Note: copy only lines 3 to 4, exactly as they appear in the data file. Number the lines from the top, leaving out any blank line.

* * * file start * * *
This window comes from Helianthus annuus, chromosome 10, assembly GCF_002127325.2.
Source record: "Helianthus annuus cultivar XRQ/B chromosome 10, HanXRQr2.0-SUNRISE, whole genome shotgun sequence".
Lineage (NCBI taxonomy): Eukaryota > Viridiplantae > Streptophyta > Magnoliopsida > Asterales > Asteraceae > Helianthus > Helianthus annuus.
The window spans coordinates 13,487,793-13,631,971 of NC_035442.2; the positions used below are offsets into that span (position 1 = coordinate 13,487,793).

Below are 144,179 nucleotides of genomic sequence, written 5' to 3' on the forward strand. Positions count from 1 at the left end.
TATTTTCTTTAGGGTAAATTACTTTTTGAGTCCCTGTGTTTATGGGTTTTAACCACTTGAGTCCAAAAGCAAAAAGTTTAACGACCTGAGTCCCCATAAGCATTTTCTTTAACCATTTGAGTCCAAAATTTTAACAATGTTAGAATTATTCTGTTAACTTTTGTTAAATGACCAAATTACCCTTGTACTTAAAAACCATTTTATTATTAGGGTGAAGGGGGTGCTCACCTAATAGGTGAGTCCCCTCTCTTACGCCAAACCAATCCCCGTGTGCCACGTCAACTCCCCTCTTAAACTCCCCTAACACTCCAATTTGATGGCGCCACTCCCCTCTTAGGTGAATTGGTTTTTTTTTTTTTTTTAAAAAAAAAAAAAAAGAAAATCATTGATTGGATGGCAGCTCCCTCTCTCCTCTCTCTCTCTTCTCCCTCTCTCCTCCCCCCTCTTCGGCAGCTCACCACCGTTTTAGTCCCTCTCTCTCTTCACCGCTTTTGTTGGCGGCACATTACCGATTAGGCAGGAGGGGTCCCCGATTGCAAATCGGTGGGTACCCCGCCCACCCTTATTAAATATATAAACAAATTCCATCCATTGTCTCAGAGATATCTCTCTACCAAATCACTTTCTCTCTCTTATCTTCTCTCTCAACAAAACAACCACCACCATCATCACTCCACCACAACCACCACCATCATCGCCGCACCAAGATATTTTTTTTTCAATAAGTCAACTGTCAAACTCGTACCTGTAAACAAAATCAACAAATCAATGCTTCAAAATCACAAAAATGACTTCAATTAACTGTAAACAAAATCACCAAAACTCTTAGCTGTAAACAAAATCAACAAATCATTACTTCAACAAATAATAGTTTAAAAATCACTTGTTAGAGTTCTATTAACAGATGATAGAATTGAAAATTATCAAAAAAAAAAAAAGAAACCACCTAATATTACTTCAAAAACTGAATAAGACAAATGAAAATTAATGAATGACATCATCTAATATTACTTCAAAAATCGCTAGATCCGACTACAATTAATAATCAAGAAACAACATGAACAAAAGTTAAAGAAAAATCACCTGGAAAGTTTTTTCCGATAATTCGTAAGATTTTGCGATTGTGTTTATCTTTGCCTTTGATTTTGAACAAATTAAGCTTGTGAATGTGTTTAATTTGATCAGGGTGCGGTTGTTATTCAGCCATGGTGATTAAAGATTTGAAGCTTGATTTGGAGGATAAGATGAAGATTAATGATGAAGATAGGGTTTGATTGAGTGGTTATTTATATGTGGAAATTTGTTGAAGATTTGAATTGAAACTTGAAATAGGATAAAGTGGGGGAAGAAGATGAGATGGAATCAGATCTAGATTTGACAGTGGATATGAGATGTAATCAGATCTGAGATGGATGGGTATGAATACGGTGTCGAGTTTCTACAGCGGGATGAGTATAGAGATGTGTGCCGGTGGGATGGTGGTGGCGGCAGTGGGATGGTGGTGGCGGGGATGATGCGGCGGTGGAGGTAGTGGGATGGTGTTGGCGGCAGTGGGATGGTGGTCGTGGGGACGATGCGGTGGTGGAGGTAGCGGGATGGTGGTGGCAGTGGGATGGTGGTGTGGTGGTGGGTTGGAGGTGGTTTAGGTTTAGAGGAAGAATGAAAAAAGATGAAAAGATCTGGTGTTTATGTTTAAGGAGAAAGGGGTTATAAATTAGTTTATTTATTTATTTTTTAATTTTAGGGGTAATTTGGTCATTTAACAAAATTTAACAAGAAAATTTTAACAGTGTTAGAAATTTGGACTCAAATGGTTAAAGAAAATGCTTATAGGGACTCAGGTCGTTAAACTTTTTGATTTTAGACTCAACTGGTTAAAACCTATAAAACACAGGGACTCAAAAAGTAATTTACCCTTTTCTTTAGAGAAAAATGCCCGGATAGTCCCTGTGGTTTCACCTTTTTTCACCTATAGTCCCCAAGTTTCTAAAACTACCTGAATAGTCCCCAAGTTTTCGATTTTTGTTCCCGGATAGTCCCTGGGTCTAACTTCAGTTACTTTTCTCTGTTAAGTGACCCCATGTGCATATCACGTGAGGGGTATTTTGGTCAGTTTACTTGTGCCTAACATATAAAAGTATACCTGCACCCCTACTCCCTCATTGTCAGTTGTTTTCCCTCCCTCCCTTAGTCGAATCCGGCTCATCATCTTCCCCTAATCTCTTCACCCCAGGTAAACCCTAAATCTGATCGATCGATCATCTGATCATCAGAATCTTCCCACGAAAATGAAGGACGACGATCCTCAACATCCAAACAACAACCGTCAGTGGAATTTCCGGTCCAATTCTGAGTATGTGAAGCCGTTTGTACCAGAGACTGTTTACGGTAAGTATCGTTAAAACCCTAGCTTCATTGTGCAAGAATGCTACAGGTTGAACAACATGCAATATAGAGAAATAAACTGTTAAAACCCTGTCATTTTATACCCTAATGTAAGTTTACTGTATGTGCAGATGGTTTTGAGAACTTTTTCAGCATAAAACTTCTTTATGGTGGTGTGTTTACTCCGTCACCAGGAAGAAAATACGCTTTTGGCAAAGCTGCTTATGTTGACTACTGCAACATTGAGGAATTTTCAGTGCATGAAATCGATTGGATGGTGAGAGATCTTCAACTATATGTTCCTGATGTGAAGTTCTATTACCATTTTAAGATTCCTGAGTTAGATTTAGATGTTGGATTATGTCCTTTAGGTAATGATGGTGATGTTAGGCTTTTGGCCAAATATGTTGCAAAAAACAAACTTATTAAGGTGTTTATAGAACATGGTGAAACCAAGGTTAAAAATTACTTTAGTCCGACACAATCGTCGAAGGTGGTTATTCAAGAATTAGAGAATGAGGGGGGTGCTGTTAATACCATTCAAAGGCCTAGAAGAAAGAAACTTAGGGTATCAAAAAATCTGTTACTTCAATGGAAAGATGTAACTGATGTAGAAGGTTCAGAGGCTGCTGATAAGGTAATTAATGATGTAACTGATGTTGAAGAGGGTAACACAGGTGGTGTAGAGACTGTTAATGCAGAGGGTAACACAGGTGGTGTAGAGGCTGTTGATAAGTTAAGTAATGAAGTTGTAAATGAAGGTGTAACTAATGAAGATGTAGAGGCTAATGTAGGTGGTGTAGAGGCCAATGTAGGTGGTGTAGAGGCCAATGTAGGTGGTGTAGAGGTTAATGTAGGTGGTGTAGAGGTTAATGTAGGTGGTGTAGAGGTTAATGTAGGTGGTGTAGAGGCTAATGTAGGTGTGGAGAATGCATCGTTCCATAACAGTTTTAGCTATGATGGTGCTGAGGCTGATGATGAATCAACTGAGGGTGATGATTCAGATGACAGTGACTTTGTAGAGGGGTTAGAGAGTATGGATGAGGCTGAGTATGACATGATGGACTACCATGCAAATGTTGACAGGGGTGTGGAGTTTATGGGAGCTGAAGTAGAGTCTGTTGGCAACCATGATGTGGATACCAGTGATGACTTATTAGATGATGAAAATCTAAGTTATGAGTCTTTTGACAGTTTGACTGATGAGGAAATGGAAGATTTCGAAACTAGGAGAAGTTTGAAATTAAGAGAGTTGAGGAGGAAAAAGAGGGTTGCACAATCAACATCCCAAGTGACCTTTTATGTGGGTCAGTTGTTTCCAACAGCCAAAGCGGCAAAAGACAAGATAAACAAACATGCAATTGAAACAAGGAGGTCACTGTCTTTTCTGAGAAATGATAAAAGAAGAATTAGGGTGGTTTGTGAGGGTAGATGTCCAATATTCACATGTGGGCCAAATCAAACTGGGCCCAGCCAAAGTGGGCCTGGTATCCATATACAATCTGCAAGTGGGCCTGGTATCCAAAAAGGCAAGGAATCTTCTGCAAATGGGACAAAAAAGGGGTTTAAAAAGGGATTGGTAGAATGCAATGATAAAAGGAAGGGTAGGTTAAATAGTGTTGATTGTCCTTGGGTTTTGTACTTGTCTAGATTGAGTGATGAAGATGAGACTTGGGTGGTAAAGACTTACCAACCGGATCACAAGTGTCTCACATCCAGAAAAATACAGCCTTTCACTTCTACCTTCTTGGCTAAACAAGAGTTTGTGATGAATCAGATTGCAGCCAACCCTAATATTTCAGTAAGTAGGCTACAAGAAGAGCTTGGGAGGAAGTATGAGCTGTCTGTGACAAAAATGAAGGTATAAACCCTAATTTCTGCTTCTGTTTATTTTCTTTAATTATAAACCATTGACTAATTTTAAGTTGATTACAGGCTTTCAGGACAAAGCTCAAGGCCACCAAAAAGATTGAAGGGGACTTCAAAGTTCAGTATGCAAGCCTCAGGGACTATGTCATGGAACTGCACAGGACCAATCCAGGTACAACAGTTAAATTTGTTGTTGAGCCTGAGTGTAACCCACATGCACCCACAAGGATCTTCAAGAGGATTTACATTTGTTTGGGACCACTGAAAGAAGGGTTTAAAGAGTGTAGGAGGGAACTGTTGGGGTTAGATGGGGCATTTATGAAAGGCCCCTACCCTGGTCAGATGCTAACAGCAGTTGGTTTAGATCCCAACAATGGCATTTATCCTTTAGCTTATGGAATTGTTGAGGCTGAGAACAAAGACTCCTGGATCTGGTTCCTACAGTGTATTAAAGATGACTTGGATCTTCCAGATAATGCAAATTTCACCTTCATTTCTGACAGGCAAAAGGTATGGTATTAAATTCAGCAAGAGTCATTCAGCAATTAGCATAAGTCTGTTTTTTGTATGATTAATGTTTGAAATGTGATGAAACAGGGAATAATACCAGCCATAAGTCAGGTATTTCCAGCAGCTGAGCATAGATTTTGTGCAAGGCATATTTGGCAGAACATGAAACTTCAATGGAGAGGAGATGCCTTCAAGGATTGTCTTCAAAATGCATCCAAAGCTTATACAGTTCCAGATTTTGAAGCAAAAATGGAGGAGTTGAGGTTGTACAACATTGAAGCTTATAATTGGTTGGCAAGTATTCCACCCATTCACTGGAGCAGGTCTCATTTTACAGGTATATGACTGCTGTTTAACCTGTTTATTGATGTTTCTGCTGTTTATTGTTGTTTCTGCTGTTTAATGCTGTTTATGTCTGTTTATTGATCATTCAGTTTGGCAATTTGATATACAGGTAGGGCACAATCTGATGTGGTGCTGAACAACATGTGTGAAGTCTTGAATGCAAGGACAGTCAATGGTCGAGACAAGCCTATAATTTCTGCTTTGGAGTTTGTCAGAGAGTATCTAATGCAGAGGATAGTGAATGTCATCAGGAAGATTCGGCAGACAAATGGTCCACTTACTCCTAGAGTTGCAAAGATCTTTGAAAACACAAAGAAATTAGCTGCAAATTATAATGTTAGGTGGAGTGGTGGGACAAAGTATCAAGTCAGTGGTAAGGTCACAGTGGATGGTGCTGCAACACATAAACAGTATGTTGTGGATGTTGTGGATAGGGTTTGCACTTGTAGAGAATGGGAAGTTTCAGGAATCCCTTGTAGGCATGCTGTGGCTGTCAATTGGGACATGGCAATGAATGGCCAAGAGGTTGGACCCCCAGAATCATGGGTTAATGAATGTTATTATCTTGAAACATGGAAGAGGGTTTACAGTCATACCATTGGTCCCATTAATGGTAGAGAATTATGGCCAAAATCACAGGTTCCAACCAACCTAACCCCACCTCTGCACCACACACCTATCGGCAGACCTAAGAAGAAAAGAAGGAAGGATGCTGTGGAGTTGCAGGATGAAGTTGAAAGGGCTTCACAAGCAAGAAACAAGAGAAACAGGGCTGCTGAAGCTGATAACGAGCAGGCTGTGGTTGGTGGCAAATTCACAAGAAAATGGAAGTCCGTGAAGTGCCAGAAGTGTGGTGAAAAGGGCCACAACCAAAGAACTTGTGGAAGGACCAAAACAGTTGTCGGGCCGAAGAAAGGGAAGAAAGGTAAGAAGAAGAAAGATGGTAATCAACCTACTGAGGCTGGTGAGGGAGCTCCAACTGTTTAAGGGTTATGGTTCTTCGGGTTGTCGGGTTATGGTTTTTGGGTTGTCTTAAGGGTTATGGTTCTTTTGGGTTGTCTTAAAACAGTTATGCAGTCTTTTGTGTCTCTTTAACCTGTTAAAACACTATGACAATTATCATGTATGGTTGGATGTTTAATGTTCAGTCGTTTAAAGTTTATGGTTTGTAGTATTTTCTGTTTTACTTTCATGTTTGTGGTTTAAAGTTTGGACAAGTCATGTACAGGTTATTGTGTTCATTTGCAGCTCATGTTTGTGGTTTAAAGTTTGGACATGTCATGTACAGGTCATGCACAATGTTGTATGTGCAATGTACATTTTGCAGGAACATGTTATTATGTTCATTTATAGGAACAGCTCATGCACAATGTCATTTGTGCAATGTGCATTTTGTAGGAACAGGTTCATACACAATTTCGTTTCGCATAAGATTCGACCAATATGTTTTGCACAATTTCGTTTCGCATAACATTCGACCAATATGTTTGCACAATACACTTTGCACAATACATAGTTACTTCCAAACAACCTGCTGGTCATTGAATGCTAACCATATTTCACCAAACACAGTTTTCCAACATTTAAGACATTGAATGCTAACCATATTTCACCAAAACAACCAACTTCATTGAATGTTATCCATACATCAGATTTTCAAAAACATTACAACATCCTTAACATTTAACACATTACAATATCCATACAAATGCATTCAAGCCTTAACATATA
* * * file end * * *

Lineage (NCBI taxonomy): Eukaryota > Viridiplantae > Streptophyta > Magnoliopsida > Asterales > Asteraceae > Helianthus > Helianthus annuus.
The window spans coordinates 13,487,793-13,631,971 of NC_035442.2; the positions used below are offsets into that span (position 1 = coordinate 13,487,793).